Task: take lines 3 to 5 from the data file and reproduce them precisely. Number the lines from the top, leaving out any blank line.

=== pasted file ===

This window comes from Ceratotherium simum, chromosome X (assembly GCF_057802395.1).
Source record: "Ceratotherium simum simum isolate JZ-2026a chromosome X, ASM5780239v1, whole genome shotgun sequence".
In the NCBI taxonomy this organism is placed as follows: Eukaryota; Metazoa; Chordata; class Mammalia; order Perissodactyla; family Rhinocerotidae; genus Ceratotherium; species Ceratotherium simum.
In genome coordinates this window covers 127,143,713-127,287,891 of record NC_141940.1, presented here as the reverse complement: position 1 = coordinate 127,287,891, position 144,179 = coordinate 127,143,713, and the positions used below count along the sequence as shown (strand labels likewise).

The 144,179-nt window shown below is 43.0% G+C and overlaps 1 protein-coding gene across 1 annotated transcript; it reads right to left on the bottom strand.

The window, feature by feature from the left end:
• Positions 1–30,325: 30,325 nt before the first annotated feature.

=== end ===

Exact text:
In the NCBI taxonomy this organism is placed as follows: Eukaryota; Metazoa; Chordata; class Mammalia; order Perissodactyla; family Rhinocerotidae; genus Ceratotherium; species Ceratotherium simum.
In genome coordinates this window covers 127,143,713-127,287,891 of record NC_141940.1, presented here as the reverse complement: position 1 = coordinate 127,287,891, position 144,179 = coordinate 127,143,713, and the positions used below count along the sequence as shown (strand labels likewise).

The 144,179-nt window shown below is 43.0% G+C and overlaps 1 protein-coding gene across 1 annotated transcript; it reads right to left on the bottom strand.